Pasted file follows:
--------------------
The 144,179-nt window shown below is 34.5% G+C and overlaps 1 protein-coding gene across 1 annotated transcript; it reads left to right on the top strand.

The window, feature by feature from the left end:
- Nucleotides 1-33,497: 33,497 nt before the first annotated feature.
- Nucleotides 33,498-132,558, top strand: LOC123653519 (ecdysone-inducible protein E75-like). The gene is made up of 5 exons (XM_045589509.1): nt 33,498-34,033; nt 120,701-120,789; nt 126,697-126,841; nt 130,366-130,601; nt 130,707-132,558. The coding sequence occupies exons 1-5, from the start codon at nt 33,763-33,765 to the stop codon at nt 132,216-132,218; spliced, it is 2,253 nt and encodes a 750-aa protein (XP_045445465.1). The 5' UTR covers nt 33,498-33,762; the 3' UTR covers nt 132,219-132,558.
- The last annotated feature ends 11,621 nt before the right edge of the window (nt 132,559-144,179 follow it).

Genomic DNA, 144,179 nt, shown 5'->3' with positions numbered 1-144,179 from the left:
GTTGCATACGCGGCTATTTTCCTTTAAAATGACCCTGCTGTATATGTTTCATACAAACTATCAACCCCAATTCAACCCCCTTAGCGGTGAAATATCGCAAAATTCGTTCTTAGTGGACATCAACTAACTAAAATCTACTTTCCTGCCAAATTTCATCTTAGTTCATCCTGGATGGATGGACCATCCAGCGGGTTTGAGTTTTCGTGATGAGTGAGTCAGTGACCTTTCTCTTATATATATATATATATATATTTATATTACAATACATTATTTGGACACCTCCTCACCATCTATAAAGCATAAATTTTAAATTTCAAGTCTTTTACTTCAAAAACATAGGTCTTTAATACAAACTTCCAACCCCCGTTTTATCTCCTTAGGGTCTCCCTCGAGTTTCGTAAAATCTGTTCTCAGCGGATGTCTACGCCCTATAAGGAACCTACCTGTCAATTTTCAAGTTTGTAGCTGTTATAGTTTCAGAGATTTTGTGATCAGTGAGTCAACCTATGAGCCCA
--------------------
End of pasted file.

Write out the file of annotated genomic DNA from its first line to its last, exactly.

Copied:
The 144,179-nt window shown below is 34.5% G+C and overlaps 1 protein-coding gene across 1 annotated transcript; it reads left to right on the top strand.

The window, feature by feature from the left end:
- Nucleotides 1-33,497: 33,497 nt before the first annotated feature.
- Nucleotides 33,498-132,558, top strand: LOC123653519 (ecdysone-inducible protein E75-like). The gene is made up of 5 exons (XM_045589509.1): nt 33,498-34,033; nt 120,701-120,789; nt 126,697-126,841; nt 130,366-130,601; nt 130,707-132,558. The coding sequence occupies exons 1-5, from the start codon at nt 33,763-33,765 to the stop codon at nt 132,216-132,218; spliced, it is 2,253 nt and encodes a 750-aa protein (XP_045445465.1). The 5' UTR covers nt 33,498-33,762; the 3' UTR covers nt 132,219-132,558.
- The last annotated feature ends 11,621 nt before the right edge of the window (nt 132,559-144,179 follow it).

Genomic DNA, 144,179 nt, shown 5'->3' with positions numbered 1-144,179 from the left:
GTTGCATACGCGGCTATTTTCCTTTAAAATGACCCTGCTGTATATGTTTCATACAAACTATCAACCCCAATTCAACCCCCTTAGCGGTGAAATATCGCAAAATTCGTTCTTAGTGGACATCAACTAACTAAAATCTACTTTCCTGCCAAATTTCATCTTAGTTCATCCTGGATGGATGGACCATCCAGCGGGTTTGAGTTTTCGTGATGAGTGAGTCAGTGACCTTTCTCTTATATATATATATATATATATTTATATTACAATACATTATTTGGACACCTCCTCACCATCTATAAAGCATAAATTTTAAATTTCAAGTCTTTTACTTCAAAAACATAGGTCTTTAATACAAACTTCCAACCCCCGTTTTATCTCCTTAGGGTCTCCCTCGAGTTTCGTAAAATCTGTTCTCAGCGGATGTCTACGCCCTATAAGGAACCTACCTGTCAATTTTCAAGTTTGTAGCTGTTATAGTTTCAGAGATTTTGTGATCAGTGAGTCAACCTATGAGCCCA